As a counsellor, I have spent countless hours working with parents and students. It is unclear whom I should be counselling — parents who want to impose their own vision on the child or the child who is a mix of hope, passion and indecision. Very often there is merit on both sides of the argument and I facilitate communication between them where each can see the other’s perspective. There is so much angst in this relationship which whether we like it or not impacts the career-decision-making process in life.
Where are the real conversations? Silence at home is very often peppered with long sighs with the unsaid: the tough semester that you’re just not getting a handle on or the break-up you’ve just had or the new project that you’ve just excitedly started. How to share? Will they worry too much? Will they get on your case? It’s a tough tightrope to walk on. But not sharing can increase the pressure inside of you and widen the chasm all around.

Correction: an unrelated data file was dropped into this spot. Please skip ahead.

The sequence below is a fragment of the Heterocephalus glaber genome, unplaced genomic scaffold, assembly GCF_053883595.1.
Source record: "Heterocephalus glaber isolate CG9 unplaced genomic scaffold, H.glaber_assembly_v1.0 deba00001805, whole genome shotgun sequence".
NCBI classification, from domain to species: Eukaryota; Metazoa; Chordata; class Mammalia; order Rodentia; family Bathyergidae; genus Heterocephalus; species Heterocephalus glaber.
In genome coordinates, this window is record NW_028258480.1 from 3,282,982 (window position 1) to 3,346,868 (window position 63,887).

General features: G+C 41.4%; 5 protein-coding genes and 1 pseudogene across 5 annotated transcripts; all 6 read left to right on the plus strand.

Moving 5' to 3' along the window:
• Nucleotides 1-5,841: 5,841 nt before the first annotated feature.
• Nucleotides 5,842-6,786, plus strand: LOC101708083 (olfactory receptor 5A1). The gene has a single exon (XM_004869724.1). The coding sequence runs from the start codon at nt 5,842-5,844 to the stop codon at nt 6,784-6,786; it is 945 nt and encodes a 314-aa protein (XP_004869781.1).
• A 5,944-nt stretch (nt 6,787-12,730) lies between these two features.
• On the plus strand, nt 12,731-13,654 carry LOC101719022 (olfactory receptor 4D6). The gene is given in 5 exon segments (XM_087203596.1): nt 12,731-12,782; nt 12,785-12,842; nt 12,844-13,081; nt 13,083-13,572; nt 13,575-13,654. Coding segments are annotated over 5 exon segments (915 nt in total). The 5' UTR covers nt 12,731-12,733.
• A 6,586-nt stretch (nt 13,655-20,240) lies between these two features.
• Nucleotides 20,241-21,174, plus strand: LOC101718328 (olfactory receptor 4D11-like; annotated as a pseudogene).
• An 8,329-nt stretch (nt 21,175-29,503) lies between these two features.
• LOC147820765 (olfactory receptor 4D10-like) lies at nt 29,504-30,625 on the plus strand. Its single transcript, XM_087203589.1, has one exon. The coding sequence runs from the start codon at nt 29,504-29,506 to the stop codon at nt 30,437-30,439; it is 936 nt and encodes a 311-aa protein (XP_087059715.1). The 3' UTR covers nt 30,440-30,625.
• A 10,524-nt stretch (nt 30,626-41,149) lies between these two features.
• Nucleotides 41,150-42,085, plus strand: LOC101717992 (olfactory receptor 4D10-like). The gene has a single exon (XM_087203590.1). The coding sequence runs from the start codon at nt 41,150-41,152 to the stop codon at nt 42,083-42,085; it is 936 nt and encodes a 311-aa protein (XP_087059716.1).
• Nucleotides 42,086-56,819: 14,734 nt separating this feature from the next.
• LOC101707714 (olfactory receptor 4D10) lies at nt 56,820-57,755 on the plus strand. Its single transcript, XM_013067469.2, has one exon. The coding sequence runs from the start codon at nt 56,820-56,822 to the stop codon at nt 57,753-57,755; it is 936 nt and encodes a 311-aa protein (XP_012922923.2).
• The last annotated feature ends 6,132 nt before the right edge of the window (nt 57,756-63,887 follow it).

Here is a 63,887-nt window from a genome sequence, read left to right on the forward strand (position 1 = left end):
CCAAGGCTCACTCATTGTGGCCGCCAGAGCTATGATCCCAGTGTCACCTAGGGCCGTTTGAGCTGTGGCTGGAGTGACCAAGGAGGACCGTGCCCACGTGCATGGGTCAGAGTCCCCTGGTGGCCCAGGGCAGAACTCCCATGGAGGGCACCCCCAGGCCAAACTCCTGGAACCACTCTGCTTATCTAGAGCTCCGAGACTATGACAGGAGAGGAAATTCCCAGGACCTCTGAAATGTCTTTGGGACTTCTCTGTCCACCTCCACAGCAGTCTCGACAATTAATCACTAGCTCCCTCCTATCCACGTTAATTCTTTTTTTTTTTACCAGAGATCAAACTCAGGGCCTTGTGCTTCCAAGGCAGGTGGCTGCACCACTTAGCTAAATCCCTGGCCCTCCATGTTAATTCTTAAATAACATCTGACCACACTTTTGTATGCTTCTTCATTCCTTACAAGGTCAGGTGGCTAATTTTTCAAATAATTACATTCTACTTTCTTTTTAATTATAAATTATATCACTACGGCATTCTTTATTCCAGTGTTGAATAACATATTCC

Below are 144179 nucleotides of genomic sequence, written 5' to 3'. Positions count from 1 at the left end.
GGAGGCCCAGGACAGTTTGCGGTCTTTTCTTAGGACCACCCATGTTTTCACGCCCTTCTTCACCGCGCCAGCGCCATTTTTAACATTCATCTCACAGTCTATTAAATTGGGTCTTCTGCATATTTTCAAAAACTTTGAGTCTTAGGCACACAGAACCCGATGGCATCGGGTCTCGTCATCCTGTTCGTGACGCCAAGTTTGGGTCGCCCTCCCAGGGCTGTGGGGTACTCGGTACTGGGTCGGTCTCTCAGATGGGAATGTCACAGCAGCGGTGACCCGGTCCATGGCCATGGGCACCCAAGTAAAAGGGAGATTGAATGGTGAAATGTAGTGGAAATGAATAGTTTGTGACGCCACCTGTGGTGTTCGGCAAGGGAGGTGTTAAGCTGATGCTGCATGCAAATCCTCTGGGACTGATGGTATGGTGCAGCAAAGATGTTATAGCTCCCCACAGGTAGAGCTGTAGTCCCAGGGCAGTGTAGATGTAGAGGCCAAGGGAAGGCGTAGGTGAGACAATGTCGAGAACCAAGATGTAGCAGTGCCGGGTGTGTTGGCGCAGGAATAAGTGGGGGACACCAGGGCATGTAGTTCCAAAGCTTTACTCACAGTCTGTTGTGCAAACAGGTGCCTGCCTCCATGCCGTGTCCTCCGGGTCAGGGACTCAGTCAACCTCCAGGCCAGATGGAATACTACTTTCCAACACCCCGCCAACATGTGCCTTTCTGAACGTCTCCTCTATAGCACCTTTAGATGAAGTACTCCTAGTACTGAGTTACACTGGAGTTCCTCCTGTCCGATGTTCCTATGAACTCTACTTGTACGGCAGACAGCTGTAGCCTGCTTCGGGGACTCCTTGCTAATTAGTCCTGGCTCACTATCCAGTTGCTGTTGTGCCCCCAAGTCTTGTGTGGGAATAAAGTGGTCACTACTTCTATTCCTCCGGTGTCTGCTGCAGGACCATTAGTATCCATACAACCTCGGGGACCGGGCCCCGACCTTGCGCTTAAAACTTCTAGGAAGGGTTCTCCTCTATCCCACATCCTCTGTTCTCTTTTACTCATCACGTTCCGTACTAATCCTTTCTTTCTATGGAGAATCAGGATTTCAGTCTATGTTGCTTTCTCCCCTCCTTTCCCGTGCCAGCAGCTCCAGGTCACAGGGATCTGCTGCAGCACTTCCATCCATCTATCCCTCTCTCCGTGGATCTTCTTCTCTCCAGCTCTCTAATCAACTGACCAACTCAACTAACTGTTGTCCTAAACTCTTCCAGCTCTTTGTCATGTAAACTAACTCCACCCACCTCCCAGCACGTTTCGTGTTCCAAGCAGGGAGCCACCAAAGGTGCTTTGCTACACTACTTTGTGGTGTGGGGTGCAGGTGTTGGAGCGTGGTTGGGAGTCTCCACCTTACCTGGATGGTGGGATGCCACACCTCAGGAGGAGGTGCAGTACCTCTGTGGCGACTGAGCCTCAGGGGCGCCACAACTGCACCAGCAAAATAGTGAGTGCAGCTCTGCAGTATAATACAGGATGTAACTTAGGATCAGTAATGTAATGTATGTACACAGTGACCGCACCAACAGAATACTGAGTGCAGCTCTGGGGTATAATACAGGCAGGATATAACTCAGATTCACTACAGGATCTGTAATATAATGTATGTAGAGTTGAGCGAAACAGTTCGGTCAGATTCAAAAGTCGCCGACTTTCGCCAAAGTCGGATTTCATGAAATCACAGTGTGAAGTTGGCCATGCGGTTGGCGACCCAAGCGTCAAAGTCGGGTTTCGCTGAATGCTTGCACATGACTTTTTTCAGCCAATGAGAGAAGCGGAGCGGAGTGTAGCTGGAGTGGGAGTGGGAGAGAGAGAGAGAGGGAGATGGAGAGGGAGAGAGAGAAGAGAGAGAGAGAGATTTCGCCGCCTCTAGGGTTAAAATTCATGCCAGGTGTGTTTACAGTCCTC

Help your parents understand your life more
Even though it may seem immature, talk about your friends, the music, the competitions you participated in and yes, the subjects you aced or sucked at. Parents want to be part of your journey and your growth. Create as much opportunity as possible to help them see the world through your eyes. The more they are able to see what is “normal” to you, the easier it will be for them to understand when you have a difficult topic to share. Keep those communication channels open and as far as possible fill them with insights into your world. Some things they will not understand and some they will, but at least they will have an inkling about what is going through your mind. Thus, when they introduce some career ideas or decisions, hopefully not all of them will be off the curve.
Shivani Manchanda, a post-graduate in Counselling from the USA, is a warm and vibrant counsellor. Her expertise lies in counselling students on career development, stress prevention and international education. She is an enthusiastic speaker with over two decades of experience.